Individualism or the Common Good? We need both.
The economic narrative is changing. Growth and recovery have been joined with talk of sustainability, inclusive success, and concerns about rising income and wealth disparities. Working towards the common good is becoming a norm.
I heard it while attending the World Economic Forum in Davos, Switzerland. These were the themes at the center of nearly every discussion there. I sat on a panel that was asked to answer the question, “Is it time for a new American Dream?” President Obama made inequality and his “Ladders of Opportunity” initiative priorities within the State of the Union address.
This is all encouraging. There’s more than just a healthy skepticism about the sustainability of the recovery. Leaders get it. Inequality gaps have become too large and long-term economic success will not be possible without investments in people—all people. What folks can’t reach agreement on is which principles and actions define the best investments.
There are differing views of the post-recovery road ahead. Some believe that incentives and investments should be focused on supporting individual success and entrepreneurship. Others believe that we’re collectively-bound to ensure the success of one another. I’d suggest that ensuring an inclusive and sustainable recovery requires both.
Individualism is clearly important. Achieving the American Dream has always been rooted in hard work and individual attainment. Upward mobility and long-term prosperity requires each of us to take ownership of our success.
But even the most innovative and highly-motivated entrepreneur won’t stand a chance without the resources provided by common good investments. Investments in higher education, space and engineering programs, public utilities and other important infrastructure, tax incentives, military spending and others afford all of us opportunities.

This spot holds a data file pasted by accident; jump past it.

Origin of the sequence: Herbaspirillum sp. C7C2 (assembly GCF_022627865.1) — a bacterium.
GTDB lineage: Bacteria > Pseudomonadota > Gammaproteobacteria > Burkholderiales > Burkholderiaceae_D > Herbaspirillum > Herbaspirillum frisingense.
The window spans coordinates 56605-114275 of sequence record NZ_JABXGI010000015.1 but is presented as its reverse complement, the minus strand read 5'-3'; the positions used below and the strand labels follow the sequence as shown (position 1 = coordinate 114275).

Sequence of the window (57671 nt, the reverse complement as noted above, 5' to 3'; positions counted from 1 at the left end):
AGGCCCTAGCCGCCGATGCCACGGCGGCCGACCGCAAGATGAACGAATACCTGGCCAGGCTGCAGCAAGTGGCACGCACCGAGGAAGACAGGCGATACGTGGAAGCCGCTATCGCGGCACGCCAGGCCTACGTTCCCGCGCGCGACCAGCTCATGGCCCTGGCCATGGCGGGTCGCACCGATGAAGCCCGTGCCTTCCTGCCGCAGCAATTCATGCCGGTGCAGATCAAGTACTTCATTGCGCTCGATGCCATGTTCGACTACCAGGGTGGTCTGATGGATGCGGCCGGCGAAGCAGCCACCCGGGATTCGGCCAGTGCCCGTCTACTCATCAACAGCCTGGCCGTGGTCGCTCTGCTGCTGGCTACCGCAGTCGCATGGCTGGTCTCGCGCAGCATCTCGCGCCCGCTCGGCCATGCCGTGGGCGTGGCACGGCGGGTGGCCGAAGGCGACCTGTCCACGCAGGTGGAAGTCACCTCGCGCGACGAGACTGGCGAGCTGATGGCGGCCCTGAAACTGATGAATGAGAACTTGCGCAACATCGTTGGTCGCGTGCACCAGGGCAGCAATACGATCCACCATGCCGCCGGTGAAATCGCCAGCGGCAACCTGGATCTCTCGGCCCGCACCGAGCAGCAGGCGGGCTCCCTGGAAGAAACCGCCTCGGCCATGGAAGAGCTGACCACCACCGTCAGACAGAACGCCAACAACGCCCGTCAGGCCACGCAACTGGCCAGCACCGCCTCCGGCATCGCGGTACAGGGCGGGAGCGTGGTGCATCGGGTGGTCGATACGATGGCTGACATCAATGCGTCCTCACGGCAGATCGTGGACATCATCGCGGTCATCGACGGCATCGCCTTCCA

The President often refers to the impact that student loans had on his ability to succeed. Would there have been a Google had Sergey Brin not had the benefit of equal access to education and public investments like classroom technologies and the Internet? Oprah Winfrey overcame tremendous challenges as a child through success in public high school and an eventual college scholarship.
Of course, these are examples you know. However, the success that I’m talking about isn’t just defined by ascending to the “1%,” but rather having the ability to have a job that supports yourself or your family in today’s highly-competitive global economy.
Sergey, Oprah and others had tremendous individual drive. They worked hard and they succeeded. That’s important. But they also benefited from opportunities provided by investments in the common good.
At Davos, corporate and global leaders didn’t just come together to talk about means of increasing individual profits and boosting GDP. Most were talking about shared goals, shared strategies and investments in the common good tied to long-term economic success.
It’s why United Ways and their partners around the world focus on education, income and health, and creating opportunities for all people to have a better life. We certainly understand the importance of hard work and individual attainment, but believe that we’re all at our best when we’re supporting one another and encouraging both.
Individualism and the common good. That’s the road that leads to a sustained recovery and long-term prosperity. Let’s work together to create even more success stories. Denying opportunities for some, denies all of us the lasting benefits of their achievements.